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In Excel, you can select an entire row by clicking its number at the left edge of the window. But doing so selects the entire row all the way to infinity. If you apply a fill color to a row selected in this way, the fill color also extends infinitely.

I need to select multiple rows which are not adjacent -- for example, rows 4, 6, 14, and 27 -- and so clicking and dragging a box won't help.

So, is there some easy way to select JUST to the end of columns containing data?

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If you are applying fill color, is conditional formatting a possible way to accomplish your goal? – William Jackson May 18 '11 at 16:06
That's a good suggestion, but not in this case -- I have a list of web pages, and need to highlight a specific group of those pages. They're identified by page title, not URL, and don't share any common data I could use as a hook for conditional formatting. So I've basically concluded I'll have to do it manually. Oh well. It'll be tedious, but shouldn't take more than an hour. – Will Martin May 18 '11 at 16:34
up vote 4 down vote accepted

No, there is no easy way of selecting multiple non-continuous rows without selecting the entire row of each. You would need to do each row independently.

Using Just the Keyboard

If your rows contain consecutive cells with data, you can click the first cell, hold ctrl and shift and press the right arrow key to select the relevant area. If any cells in these rows are empty, you will only be able to select up to that point (unless you press the arrow key again).

Using the Keyboard and the Mouse

Per music2myear's edits: You can select non-contiguous regions by holding ctrl while clicking cells with your mouse. This would allow you to apply formatting to multiple regions simultaneously.

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Yes, I read the question and gave what I consider to be a best fit answer - it does not meet ALL the criteria but it meets half of it and there is no simple trick to meet all the requirements. – Linker3000 May 18 '11 at 16:27
@Linker3000 - his question is how "to select JUST to the end of columns containing data" not "How do I select multiple rows". – variant May 18 '11 at 16:29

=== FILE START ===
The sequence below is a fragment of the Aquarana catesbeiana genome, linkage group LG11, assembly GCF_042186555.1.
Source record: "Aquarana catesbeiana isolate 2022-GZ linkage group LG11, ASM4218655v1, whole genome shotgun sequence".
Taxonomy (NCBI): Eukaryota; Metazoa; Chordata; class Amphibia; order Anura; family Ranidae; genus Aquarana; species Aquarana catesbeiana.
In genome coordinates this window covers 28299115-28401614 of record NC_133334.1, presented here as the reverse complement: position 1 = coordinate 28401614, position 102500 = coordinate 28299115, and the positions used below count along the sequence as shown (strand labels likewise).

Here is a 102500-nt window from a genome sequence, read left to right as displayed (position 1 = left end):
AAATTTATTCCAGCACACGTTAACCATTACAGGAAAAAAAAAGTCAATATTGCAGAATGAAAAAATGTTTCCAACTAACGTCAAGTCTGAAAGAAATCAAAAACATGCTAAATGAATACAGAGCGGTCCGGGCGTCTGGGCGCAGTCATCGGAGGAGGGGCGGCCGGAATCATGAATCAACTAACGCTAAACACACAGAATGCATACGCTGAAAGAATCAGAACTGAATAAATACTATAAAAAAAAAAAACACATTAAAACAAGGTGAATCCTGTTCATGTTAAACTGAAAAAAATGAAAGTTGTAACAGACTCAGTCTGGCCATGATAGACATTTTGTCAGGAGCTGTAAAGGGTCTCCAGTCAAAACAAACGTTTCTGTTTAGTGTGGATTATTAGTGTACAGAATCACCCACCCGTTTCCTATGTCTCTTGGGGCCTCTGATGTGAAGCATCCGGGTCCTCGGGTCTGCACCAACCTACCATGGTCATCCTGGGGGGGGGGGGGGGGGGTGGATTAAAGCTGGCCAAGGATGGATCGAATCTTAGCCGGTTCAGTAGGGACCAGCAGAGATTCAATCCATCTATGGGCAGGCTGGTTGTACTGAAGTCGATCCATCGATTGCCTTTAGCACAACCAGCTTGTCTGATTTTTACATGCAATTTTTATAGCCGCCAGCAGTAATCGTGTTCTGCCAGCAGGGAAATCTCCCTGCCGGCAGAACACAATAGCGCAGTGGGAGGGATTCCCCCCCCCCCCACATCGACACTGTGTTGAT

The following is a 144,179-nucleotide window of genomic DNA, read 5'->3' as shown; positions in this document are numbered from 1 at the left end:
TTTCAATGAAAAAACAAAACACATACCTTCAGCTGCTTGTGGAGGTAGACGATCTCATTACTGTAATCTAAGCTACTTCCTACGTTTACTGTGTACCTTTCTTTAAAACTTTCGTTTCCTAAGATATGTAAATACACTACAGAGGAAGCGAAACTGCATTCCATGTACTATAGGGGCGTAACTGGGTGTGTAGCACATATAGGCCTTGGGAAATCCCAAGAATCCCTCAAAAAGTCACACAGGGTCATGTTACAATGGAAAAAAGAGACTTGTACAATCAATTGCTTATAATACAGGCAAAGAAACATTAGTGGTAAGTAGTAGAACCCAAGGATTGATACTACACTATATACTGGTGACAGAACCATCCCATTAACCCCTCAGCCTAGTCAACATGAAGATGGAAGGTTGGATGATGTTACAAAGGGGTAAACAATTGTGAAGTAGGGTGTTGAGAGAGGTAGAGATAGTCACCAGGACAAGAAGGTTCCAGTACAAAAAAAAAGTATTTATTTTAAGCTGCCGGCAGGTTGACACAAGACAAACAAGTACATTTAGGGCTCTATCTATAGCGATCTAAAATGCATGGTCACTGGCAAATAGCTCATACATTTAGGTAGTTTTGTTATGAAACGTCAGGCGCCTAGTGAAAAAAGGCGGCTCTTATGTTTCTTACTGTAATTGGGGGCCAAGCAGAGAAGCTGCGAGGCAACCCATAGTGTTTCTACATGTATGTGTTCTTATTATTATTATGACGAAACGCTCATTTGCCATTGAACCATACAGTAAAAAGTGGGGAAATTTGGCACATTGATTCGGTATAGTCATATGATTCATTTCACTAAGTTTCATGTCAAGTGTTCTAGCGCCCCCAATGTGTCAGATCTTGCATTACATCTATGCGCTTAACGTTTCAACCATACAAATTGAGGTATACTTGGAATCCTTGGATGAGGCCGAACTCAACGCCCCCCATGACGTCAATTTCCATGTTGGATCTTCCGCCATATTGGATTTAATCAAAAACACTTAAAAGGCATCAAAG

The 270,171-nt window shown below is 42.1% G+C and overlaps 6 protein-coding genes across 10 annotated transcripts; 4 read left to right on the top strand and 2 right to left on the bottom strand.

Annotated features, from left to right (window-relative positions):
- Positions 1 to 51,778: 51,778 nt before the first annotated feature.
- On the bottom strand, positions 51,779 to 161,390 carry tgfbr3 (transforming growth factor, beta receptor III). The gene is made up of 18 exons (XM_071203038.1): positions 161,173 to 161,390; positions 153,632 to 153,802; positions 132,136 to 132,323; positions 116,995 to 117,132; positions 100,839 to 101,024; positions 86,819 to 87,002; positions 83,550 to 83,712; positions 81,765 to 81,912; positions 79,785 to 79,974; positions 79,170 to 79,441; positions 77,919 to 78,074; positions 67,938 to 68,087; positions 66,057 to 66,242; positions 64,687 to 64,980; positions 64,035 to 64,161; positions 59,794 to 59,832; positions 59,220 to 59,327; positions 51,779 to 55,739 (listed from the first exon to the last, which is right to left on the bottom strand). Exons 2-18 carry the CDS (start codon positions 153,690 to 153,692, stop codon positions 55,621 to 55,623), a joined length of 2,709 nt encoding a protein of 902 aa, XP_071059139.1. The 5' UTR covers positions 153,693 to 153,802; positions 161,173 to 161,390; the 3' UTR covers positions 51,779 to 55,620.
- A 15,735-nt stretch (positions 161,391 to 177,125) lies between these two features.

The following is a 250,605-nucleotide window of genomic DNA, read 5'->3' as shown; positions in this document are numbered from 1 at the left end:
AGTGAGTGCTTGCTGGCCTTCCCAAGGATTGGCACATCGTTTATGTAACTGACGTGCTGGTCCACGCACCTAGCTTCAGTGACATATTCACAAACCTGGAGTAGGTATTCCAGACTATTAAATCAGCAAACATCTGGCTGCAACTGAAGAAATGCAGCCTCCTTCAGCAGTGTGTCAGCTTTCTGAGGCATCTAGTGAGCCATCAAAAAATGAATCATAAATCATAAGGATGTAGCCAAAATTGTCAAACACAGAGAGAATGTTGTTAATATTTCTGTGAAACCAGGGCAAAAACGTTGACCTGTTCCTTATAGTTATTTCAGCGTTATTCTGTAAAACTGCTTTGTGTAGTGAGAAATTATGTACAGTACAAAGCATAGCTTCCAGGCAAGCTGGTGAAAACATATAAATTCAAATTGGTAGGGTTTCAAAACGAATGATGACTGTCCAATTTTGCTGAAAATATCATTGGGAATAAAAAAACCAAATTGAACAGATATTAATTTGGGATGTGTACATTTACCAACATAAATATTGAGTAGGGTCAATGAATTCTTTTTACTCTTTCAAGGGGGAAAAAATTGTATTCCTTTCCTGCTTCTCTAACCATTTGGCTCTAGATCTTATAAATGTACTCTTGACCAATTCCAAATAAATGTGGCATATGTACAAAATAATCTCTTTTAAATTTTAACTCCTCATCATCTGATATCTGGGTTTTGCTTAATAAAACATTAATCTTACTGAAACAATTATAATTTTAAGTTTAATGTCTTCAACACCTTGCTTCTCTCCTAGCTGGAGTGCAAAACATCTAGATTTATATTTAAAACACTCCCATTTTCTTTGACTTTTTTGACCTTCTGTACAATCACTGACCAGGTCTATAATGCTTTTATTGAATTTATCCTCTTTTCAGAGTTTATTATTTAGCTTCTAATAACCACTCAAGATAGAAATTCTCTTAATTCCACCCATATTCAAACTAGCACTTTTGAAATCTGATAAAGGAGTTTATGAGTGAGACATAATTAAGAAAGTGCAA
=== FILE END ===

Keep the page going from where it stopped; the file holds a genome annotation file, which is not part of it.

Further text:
My original answer and Linker3000's dealt with this as well. It could be applied to selecting whole rows as easily as it could be for selecting only the desired data rows. And yes, you can select multiple non-continuous and non-adjacent rows of data. You just have to use the mouse while holding down CTRL. – music2myear May 18 '11 at 16:34

If you know the header of the last column, you can use the Name Box (the text box located to the left of the Formula bar).

For example, if your data ranges from column A to J, you can select the rows you mentioned (4,6,14,27) without using the mouse or cursor keys by typing this into the Name box:


The letters don't have to be uppercase. I don't know of any shortcut to the Name Box so you'll have to use your mouse to click it. Just that once. :D

Press Enter and those ranges will be selected.

You'll get the same result when you use that range on the Go To dialog box, which you can open by pressing Ctrl-G

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Hold down the CTRL key as you click and you can select multiple rows as you wish.

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Hold the CTRL key while clicking on each successive desired row. CTRL allows multiple non-adjacent selections. Shift allows multiple adjacent selections. These keys work on files in a file manager and in most applications.